Flannery O’ Connor.The infinite measure of the limit
By Dino D’Agata, Annie Devlin, Abby Holtz, Nick Kraus, Stephen Lewis, John Martino, Pietro Rossotti, Amy Sapenoff, James Sternberg, Chiara Tanzi.
With the cooperation of Maria Fiorenza Matteoni.
Paraphrasing the words written by Robert Fitzgerald in his introduction to the colection of short stories Everything that Rises Must Converge, we can say that Flannery O’Connor was a brilliant young woman who began a career thanks to her talent as a playwright and fulfilled her life with a legacy of writings which reveal some of the deepest insights on human existence (Thomas Merton compared her to Sophocles).
A convinced catholic believer, Flannery O’Connor was born and raised in that part of the United States, the South, where Protestantism, frequently in its most fundamentalist and extreme expression, was the dominant religion. Her sensitivity was to be for all her life marked by the death of her father when she was 15 years old. In those circumstances she wrote: “The reality of death has come upon us and the awareness of the power of God has pierced our complacency like a bullet in our side.”
After a period as a brilliant student at the Iowa Writers Workshop, without doubt the most prestigious school for writers in America, she moved to New York where she met Robert and Sally Fitzgerald, and where, instead of achieving the natural accomplishment of her literary vocation among the most important artists of the East Coast, she discovered that she had inherited lupus; the same disease which had killed her father.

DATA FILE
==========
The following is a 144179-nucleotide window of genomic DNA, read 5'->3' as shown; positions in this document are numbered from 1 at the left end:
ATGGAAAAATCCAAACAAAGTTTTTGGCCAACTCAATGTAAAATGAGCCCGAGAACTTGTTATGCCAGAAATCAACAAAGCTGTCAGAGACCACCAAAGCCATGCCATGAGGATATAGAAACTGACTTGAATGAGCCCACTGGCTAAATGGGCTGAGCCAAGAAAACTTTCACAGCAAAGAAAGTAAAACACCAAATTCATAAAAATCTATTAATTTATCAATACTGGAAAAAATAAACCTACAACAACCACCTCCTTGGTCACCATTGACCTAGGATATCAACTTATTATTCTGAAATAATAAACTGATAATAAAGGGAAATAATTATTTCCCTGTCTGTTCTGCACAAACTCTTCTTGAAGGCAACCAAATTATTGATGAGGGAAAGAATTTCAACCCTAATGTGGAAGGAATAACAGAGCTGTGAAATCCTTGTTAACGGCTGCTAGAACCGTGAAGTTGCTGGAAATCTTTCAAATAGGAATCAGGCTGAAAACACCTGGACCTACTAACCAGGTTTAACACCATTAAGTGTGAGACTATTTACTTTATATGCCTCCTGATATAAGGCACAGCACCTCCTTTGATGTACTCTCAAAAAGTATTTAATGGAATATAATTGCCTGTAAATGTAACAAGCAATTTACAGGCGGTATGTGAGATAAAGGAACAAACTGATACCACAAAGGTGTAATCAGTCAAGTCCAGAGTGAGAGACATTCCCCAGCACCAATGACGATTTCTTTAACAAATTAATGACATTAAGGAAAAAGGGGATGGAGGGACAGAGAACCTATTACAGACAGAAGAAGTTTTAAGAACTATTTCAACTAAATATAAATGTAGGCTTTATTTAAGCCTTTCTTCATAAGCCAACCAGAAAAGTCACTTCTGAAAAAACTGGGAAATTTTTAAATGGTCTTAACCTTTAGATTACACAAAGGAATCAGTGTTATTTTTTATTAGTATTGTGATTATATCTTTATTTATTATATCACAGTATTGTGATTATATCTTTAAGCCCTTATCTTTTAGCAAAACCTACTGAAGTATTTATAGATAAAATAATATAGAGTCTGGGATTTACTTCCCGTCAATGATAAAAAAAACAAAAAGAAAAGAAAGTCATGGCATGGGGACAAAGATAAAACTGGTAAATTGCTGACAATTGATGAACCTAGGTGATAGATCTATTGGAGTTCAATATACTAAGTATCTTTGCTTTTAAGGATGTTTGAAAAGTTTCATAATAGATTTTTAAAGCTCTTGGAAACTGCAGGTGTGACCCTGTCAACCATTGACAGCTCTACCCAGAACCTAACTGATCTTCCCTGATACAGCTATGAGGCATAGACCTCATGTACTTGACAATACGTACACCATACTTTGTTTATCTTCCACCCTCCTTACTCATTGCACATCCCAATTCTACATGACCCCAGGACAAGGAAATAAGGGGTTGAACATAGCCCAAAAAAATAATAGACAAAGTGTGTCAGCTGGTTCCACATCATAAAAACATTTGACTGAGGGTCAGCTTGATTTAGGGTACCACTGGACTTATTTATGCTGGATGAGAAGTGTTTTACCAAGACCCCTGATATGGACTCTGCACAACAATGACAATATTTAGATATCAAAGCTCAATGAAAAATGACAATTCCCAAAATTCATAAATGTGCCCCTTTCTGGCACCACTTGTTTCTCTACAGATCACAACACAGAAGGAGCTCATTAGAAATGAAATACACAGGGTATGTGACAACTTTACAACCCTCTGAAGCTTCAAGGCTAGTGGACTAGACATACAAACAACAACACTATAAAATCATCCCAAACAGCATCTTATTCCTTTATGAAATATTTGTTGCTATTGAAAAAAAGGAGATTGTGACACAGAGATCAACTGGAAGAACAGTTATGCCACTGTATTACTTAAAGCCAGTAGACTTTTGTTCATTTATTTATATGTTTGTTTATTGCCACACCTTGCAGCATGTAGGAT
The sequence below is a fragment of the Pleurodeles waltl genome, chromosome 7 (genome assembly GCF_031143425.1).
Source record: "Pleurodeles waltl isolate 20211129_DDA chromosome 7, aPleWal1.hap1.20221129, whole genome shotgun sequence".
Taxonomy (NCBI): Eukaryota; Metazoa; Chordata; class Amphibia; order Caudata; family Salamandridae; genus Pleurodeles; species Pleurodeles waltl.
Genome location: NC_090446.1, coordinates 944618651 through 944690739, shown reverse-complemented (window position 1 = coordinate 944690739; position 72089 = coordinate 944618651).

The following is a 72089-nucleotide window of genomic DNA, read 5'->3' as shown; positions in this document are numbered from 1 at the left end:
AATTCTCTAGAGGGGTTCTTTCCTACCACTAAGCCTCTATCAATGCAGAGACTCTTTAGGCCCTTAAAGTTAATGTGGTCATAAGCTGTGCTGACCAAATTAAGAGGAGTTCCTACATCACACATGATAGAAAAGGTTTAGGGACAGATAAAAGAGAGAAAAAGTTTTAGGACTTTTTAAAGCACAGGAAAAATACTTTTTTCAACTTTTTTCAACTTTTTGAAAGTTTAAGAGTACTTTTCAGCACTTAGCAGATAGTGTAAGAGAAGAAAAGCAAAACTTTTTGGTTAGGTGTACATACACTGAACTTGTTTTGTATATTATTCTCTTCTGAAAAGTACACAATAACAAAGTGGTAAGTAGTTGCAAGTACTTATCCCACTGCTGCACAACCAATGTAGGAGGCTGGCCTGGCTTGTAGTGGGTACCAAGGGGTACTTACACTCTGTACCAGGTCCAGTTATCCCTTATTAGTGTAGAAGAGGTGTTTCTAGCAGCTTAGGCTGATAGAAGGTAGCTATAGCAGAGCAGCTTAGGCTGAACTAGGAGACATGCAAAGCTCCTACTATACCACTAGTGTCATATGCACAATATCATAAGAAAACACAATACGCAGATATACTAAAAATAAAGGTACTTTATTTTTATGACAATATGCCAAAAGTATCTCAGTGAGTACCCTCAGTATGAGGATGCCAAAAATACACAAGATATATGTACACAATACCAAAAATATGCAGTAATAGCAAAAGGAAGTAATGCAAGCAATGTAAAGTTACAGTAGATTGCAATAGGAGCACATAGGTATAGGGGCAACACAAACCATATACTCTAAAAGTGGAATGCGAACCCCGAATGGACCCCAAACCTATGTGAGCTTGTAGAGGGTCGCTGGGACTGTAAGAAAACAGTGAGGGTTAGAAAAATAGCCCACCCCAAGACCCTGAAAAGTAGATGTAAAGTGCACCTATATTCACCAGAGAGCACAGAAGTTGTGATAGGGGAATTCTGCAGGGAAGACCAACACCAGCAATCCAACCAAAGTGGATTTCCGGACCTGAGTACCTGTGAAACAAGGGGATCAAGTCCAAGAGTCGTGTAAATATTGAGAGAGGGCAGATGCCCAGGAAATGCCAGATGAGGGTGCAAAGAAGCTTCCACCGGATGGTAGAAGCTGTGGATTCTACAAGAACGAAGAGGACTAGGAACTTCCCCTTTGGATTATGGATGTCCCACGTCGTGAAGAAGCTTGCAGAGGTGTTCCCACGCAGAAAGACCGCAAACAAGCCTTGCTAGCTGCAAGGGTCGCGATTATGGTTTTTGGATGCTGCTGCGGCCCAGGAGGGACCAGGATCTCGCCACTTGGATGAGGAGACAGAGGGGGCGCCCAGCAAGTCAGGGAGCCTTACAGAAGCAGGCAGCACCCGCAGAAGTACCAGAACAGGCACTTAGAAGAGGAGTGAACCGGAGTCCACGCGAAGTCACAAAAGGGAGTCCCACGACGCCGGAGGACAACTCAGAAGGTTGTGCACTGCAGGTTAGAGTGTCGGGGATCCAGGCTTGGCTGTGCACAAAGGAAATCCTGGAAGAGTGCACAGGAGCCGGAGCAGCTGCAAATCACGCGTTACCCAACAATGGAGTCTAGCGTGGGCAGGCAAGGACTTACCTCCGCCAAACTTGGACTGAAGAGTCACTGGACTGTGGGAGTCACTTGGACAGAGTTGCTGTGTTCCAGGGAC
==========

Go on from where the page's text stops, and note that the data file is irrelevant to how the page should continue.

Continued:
Nevertheless it was right at this time, when forced to return to her isolated home in Milledgeville, Georgia to live with her mother, that O’Connor discovered her profound greatness. The memorable characters and the unforgettable settings of her stories emerge from this forsaken part of the southern United States which she lived until her death at the early age of 39. She herself described her life in the isolate home in Georgia as “a life spent between home and garden”, but essentially by accepting these simple and dramatic circumstances – “vocation implies the limit experience” as she frequently repeated – she lived out that singular daily encounter with the Mystery. The illness, her writing, all is transformed in that path which brings to an increasingly greater understanding of how the Mystery speaks through those realities by itself created.
The exhibition begins with a brief view of the life of Flannery O’Connor and continues through a journey in the depth of her ideas, seen through the ideas of the believer, on the theme of the nature of writing as an artistic form.
The exhibition continues with some example extracts which document how her form of artistic creativity takes flesh in word. The final part of the exhibition highlights her last days passed in hospital where Flannery wrote her last stories and where she kept up her correspondence with her most intimate friends. These last stories and letters clearly express the nature of this woman and represent the accomplishment of her entire life, where the only acceptable measure of the limit is possibility of the infinite and the great Mystery which achieves all things.